The Trinidadian-born author, most famous for his seminal 1961 novel A House for Mr Biswas, died peacefully on Friday, his wife Lady Naipaul announced.
“He was a giant in all that he achieved and he died surrounded by those he loved having lived a life which was full of wonderful creativity and endeavour,” she said in a statement.
Naipaul published more than 30 works spanning both fiction and nonfiction in a career spanning 50 years.
Born into an Indo-Trinidadian family in Trinidad and Tobago in 1932, the author’s earlier, comic novels were often set in the Caribbean nation.
In 1948 he won a government scholarship to read English at Oxford's University College, where he suffered a nervous breakdown.
Naipaul married Patricia Hale, whom he had met at Oxford in 1955.
She died in 1996 and he went on to marry Lady Nadira, who was some 20 years his junior, shortly afterwards.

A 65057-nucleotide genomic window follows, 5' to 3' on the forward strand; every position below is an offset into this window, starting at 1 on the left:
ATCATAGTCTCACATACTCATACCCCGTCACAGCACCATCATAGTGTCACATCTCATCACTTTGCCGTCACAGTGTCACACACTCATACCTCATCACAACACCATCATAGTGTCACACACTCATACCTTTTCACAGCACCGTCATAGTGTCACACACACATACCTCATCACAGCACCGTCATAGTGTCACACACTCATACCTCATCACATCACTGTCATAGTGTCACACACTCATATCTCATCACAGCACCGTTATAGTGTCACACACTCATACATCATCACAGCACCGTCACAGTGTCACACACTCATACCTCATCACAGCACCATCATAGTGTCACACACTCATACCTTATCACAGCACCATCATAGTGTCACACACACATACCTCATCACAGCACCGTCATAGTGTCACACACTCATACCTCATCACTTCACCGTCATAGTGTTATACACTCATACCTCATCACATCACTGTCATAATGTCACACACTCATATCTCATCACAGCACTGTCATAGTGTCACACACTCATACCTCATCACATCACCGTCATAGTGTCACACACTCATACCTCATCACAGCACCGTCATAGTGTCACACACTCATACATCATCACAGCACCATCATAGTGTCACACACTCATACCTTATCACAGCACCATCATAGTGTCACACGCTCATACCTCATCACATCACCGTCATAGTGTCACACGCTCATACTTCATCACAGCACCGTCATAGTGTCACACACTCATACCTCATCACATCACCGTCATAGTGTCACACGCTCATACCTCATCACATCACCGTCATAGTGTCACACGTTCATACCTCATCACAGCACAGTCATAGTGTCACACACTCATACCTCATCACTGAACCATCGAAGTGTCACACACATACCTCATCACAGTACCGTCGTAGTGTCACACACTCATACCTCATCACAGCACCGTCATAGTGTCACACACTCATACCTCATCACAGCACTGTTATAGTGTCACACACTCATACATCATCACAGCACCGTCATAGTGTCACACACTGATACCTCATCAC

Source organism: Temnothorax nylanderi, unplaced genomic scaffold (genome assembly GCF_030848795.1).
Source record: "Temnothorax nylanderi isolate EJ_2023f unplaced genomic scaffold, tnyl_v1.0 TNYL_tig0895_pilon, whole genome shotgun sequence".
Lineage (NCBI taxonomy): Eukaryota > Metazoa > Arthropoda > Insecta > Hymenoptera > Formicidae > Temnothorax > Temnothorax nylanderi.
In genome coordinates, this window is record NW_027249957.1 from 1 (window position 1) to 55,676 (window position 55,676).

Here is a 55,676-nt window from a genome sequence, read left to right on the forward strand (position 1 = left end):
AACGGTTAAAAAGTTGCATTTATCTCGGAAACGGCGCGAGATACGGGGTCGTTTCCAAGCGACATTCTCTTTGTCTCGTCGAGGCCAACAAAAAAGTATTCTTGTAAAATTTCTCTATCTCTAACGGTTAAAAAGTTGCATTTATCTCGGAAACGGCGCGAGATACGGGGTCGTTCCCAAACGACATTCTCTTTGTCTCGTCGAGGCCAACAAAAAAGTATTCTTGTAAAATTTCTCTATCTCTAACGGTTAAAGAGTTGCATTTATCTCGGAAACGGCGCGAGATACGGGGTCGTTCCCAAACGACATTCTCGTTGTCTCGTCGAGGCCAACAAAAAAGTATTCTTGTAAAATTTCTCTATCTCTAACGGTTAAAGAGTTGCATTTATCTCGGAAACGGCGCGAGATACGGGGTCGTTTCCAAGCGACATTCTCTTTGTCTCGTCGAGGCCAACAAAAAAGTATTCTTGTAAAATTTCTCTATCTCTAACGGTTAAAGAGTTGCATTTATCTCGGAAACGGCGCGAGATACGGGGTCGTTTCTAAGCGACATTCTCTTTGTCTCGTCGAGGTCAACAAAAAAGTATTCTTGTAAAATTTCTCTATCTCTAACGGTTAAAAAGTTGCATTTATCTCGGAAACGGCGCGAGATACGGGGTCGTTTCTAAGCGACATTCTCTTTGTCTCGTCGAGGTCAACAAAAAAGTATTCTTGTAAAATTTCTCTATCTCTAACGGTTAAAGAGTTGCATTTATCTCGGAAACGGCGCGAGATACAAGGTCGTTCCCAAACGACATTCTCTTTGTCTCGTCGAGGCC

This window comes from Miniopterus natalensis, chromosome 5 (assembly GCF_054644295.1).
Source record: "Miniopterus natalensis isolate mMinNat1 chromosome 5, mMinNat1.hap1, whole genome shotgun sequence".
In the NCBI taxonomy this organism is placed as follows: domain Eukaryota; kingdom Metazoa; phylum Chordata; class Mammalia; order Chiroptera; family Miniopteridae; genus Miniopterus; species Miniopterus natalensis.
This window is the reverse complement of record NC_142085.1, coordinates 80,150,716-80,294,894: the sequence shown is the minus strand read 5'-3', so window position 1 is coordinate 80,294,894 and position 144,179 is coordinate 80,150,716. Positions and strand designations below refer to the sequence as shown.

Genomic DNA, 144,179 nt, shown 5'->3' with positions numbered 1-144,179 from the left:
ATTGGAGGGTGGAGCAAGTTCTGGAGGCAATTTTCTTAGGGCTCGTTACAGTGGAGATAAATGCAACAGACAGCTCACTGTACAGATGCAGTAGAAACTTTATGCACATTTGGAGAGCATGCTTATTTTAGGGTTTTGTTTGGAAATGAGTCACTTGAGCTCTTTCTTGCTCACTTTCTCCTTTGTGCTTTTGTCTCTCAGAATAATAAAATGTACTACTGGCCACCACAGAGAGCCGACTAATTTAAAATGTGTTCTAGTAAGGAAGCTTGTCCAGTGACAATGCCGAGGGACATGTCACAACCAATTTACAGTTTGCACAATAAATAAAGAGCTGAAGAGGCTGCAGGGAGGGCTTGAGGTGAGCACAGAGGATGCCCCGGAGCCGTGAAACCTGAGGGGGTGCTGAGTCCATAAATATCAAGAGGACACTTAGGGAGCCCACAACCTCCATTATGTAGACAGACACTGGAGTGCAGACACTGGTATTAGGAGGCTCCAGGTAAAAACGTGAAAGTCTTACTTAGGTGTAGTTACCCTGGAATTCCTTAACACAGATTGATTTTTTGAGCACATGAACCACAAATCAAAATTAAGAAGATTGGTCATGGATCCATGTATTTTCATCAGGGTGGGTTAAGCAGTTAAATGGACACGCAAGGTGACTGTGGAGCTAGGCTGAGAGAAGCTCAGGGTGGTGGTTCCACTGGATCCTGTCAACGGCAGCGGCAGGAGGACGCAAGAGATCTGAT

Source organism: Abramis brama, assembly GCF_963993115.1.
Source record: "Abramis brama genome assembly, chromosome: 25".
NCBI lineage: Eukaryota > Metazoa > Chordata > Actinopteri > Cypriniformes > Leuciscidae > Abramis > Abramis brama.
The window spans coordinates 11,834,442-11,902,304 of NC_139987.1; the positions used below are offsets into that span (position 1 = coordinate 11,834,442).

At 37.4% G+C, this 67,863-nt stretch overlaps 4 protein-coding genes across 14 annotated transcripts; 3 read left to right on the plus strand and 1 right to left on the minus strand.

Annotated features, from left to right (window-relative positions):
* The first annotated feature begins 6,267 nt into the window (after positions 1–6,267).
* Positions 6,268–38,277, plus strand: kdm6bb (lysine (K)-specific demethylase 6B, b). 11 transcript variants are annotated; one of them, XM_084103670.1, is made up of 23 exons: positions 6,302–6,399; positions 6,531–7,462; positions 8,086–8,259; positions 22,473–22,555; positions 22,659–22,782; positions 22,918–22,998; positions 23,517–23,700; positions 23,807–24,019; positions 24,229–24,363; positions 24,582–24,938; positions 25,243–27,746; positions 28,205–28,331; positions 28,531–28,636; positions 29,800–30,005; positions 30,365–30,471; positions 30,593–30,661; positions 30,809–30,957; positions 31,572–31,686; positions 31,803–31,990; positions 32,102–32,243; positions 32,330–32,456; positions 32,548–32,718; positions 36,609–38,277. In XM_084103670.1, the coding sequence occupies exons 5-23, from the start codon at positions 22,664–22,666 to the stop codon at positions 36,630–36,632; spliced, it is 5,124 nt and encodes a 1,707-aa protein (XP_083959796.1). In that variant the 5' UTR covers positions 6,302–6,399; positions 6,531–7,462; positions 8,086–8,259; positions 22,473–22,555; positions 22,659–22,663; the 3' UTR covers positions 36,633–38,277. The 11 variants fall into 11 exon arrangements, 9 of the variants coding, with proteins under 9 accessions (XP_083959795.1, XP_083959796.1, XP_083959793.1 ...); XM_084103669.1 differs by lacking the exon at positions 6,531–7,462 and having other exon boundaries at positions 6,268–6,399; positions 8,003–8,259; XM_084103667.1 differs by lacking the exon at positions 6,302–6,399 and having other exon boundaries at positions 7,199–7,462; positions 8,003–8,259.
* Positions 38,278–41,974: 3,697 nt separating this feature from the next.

Inspired partly by his own father’s life, his most famous work, A House for Mr Biswas gained worldwide acclaim, telling the story of the titular character striving for success in a wide variety of careers but often failing.
Naipaul was awarded the Nobel Prize for Literature in 2001 for “having united perceptive narrative and incorruptible scrutiny in works that compel us to see the presence of suppressed histories”.
Other honours awarded to him throughout his life included the Booker Prize in 1971, the David Cohen Literature Prize in 1993 and a knighthood in 1990.
Throughout his career he was outspoken, notably criticising Tony Blair as well as the famous novel of EM Forster, A Passage To India.
He also notoriously fell out with author Paul Theroux, whom he had mentored, but the pair later reunited and resolved their differences.
Among his other well-known works were those on Islamic fundamentalism – the 1981 work Among The Believers and the 1998 book Beyond Belief.
Additional reporting by PA
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